I spoke to a couple of Staley descendants that I’d met during the family research. I met Carole via a DNA match some months previously and contacted her to ask about the Staleys in Elton. She also had Robert Staley born in Elton (indeed, there were many Staleys in Elton) but she didn’t have any documentation for his birth, and we decided to collaborate and try and find out more.
I couldn’t find the earlier Elton parish registers anywhere online, but eventually found the untranscribed microfiche images of the Bishops Transcripts for Elton.
“In its most basic sense, a bishop’s transcript is a copy of a parish register. As bishop’s transcripts generally contain more or less the same information as parish registers, they are an invaluable resource when a parish register has been damaged, destroyed, or otherwise lost. Bishop’s transcripts are often of value even when parish registers exist, as priests often recorded either additional or different information in their transcripts than they did in the original registers.”
Unfortunately there was a gap in the Bishops Transcripts between 1704 and 1711 ~ exactly where I needed to look. I subsequently found out that the Elton registers were incomplete as they had been damaged by fire.
I estimated Robert Staleys date of birth between 1710 and 1715. He died in 1795, and his son Daniel died in 1805: both of these wills were found online. Daniel married Mary Moon in Stapenhill in 1762, making a likely birth date for Daniel around 1740.
The marriage of Robert Staley (assuming this was Robert’s father) and Alice Maceland (or Marsland or Marsden, depending on how the parish clerk chose to spell it presumably) was in the Bishops Transcripts for Elton in 1704. They were married in Elton on 26th February. There followed the missing parish register pages and in all likelihood the records of the baptisms of their first children. No doubt Robert was one of them, probably the first male child.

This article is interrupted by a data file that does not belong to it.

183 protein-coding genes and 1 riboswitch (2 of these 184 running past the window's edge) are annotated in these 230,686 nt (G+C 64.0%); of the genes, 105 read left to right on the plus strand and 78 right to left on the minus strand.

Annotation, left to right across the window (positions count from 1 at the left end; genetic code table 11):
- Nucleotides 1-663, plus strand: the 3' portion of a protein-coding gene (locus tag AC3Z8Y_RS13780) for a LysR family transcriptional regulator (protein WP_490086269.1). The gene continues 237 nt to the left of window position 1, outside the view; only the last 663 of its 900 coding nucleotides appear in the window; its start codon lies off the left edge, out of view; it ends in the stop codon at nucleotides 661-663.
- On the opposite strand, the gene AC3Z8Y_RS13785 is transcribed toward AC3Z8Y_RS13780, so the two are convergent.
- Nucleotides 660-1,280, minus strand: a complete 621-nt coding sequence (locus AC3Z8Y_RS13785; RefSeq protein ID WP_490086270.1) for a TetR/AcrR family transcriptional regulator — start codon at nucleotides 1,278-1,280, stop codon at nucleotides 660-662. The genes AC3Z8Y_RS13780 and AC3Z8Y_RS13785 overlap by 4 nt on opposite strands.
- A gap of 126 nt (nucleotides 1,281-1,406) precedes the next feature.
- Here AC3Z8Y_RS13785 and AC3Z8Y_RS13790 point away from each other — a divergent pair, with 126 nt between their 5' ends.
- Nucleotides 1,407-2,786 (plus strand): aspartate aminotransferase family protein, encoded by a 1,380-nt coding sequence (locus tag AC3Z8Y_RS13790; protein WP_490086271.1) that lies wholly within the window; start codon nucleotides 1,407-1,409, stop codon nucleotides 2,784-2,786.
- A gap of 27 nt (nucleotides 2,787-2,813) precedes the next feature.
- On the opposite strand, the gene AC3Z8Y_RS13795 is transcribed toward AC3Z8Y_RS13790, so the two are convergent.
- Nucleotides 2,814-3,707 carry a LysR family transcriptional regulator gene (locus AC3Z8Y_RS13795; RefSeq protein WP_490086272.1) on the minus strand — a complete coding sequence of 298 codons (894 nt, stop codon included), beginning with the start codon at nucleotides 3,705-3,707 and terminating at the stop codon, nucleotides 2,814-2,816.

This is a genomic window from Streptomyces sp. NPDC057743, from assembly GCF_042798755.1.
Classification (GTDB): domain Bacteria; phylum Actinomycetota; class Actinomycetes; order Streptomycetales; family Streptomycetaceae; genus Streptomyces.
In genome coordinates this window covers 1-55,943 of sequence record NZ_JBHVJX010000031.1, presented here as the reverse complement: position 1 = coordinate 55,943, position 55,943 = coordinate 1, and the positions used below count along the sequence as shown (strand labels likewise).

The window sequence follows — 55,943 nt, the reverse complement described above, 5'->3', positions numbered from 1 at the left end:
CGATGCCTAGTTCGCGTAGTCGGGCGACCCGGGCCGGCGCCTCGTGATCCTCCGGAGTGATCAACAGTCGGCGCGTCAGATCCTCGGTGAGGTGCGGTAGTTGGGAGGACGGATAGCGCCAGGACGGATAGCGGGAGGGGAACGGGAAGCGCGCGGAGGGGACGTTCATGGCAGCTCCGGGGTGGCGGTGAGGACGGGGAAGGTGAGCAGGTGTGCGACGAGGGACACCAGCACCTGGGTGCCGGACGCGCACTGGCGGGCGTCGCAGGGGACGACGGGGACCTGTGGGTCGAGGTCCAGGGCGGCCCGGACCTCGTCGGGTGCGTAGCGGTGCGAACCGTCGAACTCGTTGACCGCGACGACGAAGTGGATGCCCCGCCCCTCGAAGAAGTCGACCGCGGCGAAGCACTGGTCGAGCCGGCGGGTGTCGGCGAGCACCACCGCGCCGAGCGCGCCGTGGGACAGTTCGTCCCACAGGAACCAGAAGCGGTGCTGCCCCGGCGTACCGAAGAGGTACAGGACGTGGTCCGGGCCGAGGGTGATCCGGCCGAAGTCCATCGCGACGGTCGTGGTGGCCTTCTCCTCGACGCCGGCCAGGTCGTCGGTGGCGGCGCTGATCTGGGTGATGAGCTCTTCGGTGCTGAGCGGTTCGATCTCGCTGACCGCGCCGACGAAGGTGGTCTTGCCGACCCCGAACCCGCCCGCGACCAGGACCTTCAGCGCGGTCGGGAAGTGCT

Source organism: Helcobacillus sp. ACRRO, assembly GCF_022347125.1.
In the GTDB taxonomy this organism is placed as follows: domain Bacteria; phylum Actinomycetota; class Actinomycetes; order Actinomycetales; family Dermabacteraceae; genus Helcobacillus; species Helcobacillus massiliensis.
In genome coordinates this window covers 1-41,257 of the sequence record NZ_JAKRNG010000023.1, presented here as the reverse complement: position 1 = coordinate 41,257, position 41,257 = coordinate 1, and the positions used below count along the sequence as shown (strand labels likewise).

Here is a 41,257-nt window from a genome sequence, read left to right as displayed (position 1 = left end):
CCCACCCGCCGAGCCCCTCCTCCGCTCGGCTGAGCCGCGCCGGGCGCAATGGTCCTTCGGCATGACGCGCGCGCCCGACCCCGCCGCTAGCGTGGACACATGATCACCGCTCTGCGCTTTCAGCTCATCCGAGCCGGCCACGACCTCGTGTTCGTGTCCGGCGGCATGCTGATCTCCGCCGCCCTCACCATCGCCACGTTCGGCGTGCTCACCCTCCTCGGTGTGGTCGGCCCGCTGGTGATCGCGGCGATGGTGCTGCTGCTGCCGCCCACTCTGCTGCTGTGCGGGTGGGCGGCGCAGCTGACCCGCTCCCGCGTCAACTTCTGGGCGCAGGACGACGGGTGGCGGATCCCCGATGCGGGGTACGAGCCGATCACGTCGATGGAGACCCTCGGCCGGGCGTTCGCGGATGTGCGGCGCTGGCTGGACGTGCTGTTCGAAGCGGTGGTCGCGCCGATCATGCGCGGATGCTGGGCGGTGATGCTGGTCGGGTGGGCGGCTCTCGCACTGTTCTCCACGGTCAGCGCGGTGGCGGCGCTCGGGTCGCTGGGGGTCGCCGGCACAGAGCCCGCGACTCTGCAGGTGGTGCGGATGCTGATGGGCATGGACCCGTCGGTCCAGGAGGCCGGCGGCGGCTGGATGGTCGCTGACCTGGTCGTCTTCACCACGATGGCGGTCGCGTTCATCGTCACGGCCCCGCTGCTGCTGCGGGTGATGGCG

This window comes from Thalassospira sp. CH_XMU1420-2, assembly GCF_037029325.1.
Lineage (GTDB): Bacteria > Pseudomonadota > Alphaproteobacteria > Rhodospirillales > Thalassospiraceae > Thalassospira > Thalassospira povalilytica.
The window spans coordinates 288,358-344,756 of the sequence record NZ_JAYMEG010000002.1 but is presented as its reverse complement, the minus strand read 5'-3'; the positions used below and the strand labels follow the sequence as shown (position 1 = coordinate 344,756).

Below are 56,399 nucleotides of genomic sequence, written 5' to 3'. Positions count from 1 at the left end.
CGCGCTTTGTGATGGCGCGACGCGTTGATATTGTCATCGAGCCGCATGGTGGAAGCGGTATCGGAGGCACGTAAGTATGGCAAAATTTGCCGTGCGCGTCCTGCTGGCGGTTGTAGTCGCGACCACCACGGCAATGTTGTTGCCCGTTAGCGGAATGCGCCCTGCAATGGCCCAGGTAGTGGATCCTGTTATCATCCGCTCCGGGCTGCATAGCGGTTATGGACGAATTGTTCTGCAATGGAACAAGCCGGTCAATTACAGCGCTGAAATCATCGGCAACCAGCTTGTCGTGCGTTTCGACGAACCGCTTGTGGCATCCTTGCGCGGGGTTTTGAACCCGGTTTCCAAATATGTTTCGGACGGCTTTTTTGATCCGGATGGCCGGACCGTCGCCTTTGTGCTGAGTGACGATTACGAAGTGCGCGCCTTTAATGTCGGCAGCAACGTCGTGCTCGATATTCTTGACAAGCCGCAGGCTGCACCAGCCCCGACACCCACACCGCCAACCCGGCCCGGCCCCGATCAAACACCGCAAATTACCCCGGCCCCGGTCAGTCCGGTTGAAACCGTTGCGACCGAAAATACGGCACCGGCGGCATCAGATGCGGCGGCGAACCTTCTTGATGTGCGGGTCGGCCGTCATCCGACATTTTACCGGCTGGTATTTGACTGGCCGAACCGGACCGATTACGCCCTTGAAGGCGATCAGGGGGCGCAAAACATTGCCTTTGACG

(Incidentally, my grandfather’s Marshalls also came from Elton, a small Derbyshire village near Matlock. The Staley’s are on my grandmothers Warren side.)
The parish register pages resume in 1711. One of the first entries was the baptism of Robert Staley in 1711, parents Thomas and Ann. This was surely the one we were looking for, and Roberts parents weren’t Robert and Alice.
But then in 1735 a marriage was recorded between Robert son of Robert Staley (and this was unusual, the father of the groom isn’t usually recorded on the parish register) and Elizabeth Milner. They were married on the 9th March 1735. We know that the Robert we were looking for married an Elizabeth, as her name was on the Stapenhill baptisms of their later children, including Joseph Staleys. The 1735 marriage also fit with the assumed birth date of Daniel, circa 1740. A baptism was found for a Robert Staley in 1738 in the Elton registers, parents Robert and Elizabeth, as well as the baptism in 1736 for Mary, presumably their first child. Her burial is recorded the following year.
There were several other Staley couples of a similar age in Elton, perhaps brothers and cousins. It seemed that Thomas and Ann’s son Robert was a different Robert, and that the one we were looking for was prior to that and on the missing pages.